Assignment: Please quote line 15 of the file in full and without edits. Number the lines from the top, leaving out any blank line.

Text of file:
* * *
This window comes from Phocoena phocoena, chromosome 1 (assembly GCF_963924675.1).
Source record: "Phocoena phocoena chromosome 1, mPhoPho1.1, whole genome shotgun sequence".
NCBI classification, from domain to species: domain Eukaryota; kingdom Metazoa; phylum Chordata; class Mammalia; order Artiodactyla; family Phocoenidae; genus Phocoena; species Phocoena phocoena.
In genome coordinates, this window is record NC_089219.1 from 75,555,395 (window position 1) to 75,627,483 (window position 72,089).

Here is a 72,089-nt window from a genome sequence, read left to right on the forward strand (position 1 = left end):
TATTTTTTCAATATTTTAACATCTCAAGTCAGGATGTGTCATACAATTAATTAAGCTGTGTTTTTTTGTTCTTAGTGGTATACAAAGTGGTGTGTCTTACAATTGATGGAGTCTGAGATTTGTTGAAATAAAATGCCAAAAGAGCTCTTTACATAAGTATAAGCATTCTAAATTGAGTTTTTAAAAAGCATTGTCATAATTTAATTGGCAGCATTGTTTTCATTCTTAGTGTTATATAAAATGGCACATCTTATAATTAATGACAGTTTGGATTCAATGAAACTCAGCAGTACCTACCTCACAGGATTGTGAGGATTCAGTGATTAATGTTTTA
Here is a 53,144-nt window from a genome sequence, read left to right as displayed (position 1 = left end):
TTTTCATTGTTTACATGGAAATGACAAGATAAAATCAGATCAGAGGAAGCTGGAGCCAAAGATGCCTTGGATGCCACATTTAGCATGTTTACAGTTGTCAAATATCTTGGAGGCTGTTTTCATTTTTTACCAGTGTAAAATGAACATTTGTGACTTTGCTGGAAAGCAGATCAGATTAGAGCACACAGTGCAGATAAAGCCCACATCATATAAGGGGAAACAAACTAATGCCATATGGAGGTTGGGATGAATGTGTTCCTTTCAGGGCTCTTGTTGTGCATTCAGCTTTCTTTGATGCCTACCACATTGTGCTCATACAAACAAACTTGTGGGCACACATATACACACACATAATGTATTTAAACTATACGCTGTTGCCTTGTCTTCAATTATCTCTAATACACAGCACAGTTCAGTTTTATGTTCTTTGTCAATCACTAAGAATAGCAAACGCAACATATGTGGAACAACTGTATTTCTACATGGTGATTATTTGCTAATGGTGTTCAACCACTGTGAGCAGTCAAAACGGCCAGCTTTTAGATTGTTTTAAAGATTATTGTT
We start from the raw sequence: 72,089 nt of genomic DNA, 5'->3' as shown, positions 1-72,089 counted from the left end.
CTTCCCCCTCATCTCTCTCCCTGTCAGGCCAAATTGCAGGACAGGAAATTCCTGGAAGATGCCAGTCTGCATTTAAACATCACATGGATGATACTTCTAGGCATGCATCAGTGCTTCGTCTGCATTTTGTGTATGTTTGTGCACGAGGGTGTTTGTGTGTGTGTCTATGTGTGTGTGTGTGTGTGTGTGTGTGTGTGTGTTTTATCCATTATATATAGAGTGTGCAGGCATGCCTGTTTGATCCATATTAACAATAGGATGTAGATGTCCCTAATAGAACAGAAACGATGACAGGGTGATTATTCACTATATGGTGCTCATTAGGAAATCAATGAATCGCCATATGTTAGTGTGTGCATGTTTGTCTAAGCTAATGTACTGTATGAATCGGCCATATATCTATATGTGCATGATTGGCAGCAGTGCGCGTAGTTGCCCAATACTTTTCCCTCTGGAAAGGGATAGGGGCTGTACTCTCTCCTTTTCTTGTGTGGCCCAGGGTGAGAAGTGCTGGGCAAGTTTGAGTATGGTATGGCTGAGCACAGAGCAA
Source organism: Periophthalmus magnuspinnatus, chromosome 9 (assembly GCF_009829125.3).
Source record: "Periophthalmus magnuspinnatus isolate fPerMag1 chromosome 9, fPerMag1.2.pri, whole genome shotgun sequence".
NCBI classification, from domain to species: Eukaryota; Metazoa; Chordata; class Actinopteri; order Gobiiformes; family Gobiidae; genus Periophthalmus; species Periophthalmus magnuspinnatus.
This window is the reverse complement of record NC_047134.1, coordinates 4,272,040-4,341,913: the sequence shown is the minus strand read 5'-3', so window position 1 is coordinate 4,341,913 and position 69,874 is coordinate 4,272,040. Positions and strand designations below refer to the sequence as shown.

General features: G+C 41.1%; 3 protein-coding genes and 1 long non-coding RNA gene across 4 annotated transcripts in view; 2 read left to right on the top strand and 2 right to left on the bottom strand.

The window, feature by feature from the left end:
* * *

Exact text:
General features: G+C 41.1%; 3 protein-coding genes and 1 long non-coding RNA gene across 4 annotated transcripts in view; 2 read left to right on the top strand and 2 right to left on the bottom strand.